If you look at something like the Civic Quarter, where it’s very exciting and there’s a lot of opportunity with it, is there an extra weight of pressure because of that sense of public ownership over such an iconic area? It is. And with that one in particular the focus is to really create that sense of community in the Civic Quarter development. We started out by asking ourselves what does the public area look like and feel like? How do we create the ant trail of how people will move? What is going to bring people there, and how do we transition great venues from breakfast into lunch into dinner – and not be walking in and seeing half the precinct closed, because they’re only cafés, and they close at 3pm. [How do we] make sure there are transitional outlets throughout so there’s reason, from early in the morning to late at night, for the whole precinct to work. There is a heightened expectation, but we love projects like this, especially when they’re in your home town. And if we can do what we think we can, I think we’re in for a pretty exciting ride.
You’ve spent a lot of time in Australia and you’re starting to work back here. How do you rate our hospitality game here, compared with the Aussies? Super impressive. I love coming back and seeing some of the creativity here. That’s the thing about Kiwis: they innovate, they create. They think outside the box, because they have to. Small nation [equals] a lot to prove. But every time I come back, there’s always a new, impressive concept or impressive designs in certain areas. Precincts just so well put together that they feel like they’ve been there forever. They feel like institutions. Yeah, I’m really impressed. And I think it won’t take long, I’m sure. Sydney and Melbourne operators are actually coming to New Zealand to start to get ideas now.
Sales is a really fundamental part of what you do. Was that a big learning curve or did you find you were kind of naturally this sales guy? It’s all about relationships. So if you can build relationships, if you are a natural networker – where you are giving as much as you are taking – you’re going to be successful. The business development side has come very naturally.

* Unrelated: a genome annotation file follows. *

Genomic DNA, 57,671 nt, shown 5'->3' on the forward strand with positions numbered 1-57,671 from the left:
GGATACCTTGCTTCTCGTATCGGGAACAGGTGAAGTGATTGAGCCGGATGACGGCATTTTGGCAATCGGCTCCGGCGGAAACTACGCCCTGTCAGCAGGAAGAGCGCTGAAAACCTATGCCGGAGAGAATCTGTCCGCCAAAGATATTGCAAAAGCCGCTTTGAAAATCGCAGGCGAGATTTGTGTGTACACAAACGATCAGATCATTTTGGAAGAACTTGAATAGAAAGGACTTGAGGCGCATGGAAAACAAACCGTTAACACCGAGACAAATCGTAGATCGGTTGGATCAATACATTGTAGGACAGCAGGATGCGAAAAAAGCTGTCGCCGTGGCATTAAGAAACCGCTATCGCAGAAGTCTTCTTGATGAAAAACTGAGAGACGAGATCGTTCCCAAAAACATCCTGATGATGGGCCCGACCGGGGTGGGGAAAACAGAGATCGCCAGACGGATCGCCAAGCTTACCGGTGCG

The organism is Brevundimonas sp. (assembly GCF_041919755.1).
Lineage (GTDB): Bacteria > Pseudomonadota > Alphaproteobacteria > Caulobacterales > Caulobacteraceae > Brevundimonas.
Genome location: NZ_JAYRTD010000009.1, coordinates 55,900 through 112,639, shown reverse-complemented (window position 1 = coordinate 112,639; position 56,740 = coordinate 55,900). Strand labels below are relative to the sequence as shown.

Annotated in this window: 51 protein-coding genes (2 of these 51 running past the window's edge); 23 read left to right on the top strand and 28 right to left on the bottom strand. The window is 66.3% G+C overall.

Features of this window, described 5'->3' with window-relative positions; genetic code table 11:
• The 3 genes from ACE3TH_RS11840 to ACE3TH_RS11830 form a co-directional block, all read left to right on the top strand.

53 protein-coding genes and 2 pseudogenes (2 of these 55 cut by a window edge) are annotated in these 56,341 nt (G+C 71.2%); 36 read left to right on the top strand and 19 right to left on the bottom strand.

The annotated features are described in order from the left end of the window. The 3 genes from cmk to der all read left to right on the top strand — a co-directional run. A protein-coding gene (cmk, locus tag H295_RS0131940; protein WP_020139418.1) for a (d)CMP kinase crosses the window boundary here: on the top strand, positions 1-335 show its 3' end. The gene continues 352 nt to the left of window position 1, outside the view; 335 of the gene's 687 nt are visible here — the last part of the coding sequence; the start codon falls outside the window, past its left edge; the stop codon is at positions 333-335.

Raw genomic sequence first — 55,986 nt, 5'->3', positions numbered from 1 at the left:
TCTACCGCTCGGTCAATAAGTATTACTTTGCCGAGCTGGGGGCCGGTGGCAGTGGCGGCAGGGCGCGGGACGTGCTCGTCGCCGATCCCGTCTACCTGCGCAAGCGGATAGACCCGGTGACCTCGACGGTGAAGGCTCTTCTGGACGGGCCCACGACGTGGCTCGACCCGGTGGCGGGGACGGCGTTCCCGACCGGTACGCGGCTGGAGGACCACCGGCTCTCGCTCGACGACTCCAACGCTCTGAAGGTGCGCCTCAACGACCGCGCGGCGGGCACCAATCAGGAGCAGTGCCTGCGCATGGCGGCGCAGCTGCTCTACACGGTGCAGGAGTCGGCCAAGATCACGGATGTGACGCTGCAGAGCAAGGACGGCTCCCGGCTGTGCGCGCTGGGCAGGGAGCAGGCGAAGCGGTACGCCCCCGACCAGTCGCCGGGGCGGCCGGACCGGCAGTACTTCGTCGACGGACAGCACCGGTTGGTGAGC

What are three tips you have for business development? Don’t be afraid to give away IP. Everyone’s very conscious and protective of what they believe is the most important thing. And if you believe in yourself, and you believe in your product or you believe in what you’ve created – generally not many people will be able to replicate that without your passion and enthusiasm. So don’t be afraid to give away ideas, but never give away too much – where you actually can’t be paid for it.
Be a networker, don’t be afraid of it. Most good business people are very good networkers. So when you hand a business card over and you get one back, reply – just send them a connection note. Just to let them know it was great meeting them, and how you would love to potentially help them in the future or whatever it may be. Whatever your business is.
Don’t be afraid to follow up. If you have a business, you’re generally in sales in some description. And you will meet a lot of people [so] if you think there’s an alignment or a collaboration opportunity with your product or your services, don’t be afraid to put something in front of someone to say, “I think this could work”.
What’s the best piece of advice you’ve ever been given? It was from my first mentor. And he told me I was going to be exceptionally successful when I started to show more humility. I was young, has just moved to Sydney and was running a bar. And I had a big workforce working with me. I was just cocky and confident. But I realised I needed to just tone it down and just build relationships. And that’s my feedback and advice to any young person or anyone in business. The more relationships you have, the more support you have around you, the more successful – or potentially successful – you will be.